and have long-standing success with water sharing in an arid environment. Trawick
refers to this as the “moral economy of water” which consists of a set of operating
principles for managing water in an equitable and sustainable manner. These principles
include contiguous and equitable water distribution, rotation, proportionality,
transparency, drought adaptations, etc. These principles are similar to the practices
typified by New Mexico’s acequias, as well as in other parts of the world including
India, Pakistan, Nepal, the Philippines, and Bali; all of which are self-organized
and governed locally, but are also under threat from a number of causes.

José Luis Arumí Ribera, Professor and Chair of the Water Resources Department at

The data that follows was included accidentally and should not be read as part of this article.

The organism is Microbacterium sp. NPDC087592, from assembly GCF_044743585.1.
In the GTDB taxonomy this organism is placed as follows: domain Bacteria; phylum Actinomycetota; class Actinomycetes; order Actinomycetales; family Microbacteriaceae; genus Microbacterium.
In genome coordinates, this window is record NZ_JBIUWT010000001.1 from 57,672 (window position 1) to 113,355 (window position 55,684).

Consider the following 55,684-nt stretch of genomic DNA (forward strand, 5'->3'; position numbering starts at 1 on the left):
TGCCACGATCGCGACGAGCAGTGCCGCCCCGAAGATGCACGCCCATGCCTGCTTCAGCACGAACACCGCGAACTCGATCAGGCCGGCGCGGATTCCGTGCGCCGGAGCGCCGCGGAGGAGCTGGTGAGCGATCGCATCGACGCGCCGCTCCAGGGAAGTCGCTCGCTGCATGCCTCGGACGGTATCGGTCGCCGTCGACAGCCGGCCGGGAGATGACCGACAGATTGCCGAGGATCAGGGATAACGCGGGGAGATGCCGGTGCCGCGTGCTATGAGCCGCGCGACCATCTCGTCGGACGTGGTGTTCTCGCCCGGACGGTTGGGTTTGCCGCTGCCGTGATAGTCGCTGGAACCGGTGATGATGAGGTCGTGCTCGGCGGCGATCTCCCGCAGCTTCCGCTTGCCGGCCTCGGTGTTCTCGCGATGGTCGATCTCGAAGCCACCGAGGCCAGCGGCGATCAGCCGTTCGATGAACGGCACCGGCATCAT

the Universidad de Concepción in Chillán, Chile, has researched the connection
betweenthe lack of understanding groundwater-surface water interactions and social
problems and conflict in an Andean watershed of Chile. Ribera presented a case study
of the Diguillín River watershed, in which thermal waters for tourism has impacted
the valley including increased residential and commercial land uses. Additionally,
the watershed’s proximity to porous volcanic rock deposits further impacts the hydrologic
functions. Because these processes are not adequately understood, many conflicts
over water availability have surfaced, yet there’s still ongoing commercial development
taking place.

Dr. Stephen Lansing, professor in the School of Anthropology at the University of
Arizona, has examined responses to environmental and social challenges by a number
of community irrigation systems, called subaks, situated along a Bali river with
the consideration that the upstream communities were older and more demographically
stable compared to those downstream. Lansing found that the newer, downstream communities
exhibit less adaptive capacity to changes in the environment and social landscape